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1924 – Superstitious Movie Folk

Agnes Ayres does not like to have anybody sing in her dressing room.  But her chief faith in luck is bound up in a wonderful Columbia Clock which has been in her family for years.  It is a marvelous mechanism, being made entirely of wood and although of a great age is still running.  Miss Ayres firmly believes that her success depends upon the possession of this clock, and so carefully, does she guard the treasure she will not even allow it to be photographed.  Her movie colleague, Rudolph Valentino has declared to friends he has no superstitions.  But one might wonder why he waited until 14 March to be married to the delightful Natacha Rambova when he could of done so on the 13th as well.  Perhaps the fascinating Mrs. Valentino objects to the fatal number.  Who knows might be because his first wedding ceremony took place on 13 May. Douglas Fairbanks, Sr. has no faith in crystals or superstitions. Gloria Swanson loves black cats and so tender was her care of the original two pets of the Lasky Studio they sent for all their friends, in-laws, and descendants until 327 cats now live on the lot.  This is lucky for the butcher and the cats.  Theodore Kostloff treasures a pre-war ten rouble gold piece, now worth $2 million in paper money.  Bebe Daniels grandmother has a wonderful collection of dolls and few people know this is a direct result of Bebes belief that good luck follows the purchase of a new doll.  Lila Lee is very superstitious about the beginning day of a new film.  If she leaves her home in the morning, forgetting something important, she will not turn back herself, but send a messenger after she reaches the studio.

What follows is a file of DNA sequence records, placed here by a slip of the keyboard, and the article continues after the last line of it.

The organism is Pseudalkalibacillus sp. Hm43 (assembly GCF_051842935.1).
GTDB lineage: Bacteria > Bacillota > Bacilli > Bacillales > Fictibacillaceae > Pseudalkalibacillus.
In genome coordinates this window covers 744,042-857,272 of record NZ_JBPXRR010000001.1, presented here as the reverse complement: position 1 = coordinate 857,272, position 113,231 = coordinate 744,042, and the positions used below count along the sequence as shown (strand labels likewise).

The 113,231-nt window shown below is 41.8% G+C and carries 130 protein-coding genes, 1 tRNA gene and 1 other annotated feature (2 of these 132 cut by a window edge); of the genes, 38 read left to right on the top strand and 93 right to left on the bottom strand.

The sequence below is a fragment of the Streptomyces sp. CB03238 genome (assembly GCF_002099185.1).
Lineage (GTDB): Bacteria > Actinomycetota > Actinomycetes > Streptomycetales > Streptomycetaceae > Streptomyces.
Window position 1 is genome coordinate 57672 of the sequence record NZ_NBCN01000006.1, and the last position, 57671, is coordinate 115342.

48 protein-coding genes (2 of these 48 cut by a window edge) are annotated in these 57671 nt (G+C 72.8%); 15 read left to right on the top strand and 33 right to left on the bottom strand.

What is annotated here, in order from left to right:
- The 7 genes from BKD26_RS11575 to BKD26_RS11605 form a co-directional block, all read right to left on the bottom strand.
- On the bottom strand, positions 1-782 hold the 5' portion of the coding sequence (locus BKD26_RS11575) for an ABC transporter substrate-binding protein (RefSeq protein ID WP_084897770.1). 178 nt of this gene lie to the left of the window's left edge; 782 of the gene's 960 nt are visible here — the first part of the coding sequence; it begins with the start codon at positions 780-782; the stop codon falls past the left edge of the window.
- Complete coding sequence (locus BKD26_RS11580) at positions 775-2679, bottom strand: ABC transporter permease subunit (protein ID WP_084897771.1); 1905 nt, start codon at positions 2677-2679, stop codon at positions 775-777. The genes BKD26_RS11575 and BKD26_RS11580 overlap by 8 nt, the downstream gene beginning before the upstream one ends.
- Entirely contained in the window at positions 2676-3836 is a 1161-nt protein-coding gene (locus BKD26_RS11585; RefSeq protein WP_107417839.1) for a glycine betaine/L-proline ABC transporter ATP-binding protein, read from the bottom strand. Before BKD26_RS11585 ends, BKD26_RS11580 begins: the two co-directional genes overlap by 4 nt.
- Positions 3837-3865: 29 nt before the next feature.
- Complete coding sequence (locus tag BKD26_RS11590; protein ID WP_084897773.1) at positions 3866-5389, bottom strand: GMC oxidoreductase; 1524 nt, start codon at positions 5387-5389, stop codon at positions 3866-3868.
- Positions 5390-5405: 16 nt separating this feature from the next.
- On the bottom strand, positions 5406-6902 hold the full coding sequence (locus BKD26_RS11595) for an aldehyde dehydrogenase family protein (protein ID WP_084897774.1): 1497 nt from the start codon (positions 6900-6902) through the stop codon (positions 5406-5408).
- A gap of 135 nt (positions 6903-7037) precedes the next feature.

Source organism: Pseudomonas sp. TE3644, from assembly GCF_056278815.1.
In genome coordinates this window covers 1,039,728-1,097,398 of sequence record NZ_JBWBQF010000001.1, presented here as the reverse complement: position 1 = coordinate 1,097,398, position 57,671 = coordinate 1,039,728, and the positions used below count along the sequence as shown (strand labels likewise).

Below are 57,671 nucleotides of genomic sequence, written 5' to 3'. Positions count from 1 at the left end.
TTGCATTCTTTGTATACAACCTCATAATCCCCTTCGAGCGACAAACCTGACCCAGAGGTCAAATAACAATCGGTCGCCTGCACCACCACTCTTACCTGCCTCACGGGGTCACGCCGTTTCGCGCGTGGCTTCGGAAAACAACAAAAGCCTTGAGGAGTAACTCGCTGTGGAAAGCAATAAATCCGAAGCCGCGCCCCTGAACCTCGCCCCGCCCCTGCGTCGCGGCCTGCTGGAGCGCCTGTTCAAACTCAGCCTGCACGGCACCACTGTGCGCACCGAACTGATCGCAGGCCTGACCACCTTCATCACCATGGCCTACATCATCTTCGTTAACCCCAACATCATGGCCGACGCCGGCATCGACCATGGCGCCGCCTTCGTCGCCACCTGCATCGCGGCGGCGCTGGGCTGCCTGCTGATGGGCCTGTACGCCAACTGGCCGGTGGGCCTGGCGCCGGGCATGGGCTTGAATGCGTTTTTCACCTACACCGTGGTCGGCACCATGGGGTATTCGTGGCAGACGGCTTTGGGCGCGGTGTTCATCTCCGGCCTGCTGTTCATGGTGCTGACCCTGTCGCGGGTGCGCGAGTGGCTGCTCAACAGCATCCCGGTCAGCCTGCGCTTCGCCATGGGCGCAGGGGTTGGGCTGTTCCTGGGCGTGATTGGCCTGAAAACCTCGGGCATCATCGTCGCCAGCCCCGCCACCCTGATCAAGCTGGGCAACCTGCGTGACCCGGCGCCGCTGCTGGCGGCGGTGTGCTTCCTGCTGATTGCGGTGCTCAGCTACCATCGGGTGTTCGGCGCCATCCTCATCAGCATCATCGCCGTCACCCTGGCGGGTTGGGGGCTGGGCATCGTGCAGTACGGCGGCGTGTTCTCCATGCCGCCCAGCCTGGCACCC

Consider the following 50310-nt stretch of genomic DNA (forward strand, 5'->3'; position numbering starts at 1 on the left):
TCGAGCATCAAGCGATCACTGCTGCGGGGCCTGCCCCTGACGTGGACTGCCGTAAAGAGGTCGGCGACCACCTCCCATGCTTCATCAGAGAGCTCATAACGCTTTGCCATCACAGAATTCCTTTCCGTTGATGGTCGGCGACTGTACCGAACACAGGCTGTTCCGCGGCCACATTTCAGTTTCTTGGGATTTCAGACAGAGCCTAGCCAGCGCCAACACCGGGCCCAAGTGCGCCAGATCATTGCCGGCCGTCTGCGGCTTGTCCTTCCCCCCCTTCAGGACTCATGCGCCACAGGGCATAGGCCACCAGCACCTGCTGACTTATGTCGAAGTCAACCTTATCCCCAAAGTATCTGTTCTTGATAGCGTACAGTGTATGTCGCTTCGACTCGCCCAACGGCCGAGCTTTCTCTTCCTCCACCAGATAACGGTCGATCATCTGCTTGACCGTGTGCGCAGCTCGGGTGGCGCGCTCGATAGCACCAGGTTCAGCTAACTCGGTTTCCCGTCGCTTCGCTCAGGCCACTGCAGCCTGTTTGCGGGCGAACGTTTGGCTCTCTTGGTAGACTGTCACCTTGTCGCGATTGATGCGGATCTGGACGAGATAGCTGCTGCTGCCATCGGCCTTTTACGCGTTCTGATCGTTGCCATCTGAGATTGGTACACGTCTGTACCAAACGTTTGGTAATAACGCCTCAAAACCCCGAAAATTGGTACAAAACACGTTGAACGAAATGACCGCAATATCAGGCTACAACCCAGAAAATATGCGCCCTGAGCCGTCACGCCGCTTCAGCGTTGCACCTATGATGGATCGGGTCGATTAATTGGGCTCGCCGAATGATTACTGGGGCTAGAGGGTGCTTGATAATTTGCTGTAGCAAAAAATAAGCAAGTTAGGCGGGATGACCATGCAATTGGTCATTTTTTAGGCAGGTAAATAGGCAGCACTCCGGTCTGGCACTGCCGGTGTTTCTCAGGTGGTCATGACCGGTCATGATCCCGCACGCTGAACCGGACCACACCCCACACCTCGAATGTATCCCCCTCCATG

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31 Aug 1930 – Two Valentino’s

 When I first met Valentino I was amazed to find not the romantic hero, but just a boy, quite frank and sincere. Why, he is only a child! At first, I was disillusioned, but in another way I liked him the more.  There were two distinct Valentino’s – Rudy the artistand Rudy the man.  The one was swashbuckling cavalier who flashed across the screen into the hearts of millions. The other was a simple boy with a childish sensitiveness often mistaken for weakness by the un-discerning and the prejudiced. American men, particularly had no use for him. They looked down on him, criticized him, which hurt him for he was anxious to be liked; he wanted friendship and respect. Had they taken pains to know him, they would have given him both; but he couldn’t talk business, politics, or the stock exchange. He had no mentality for such things. They lay beyond his grasp because he had utterly no interest in them.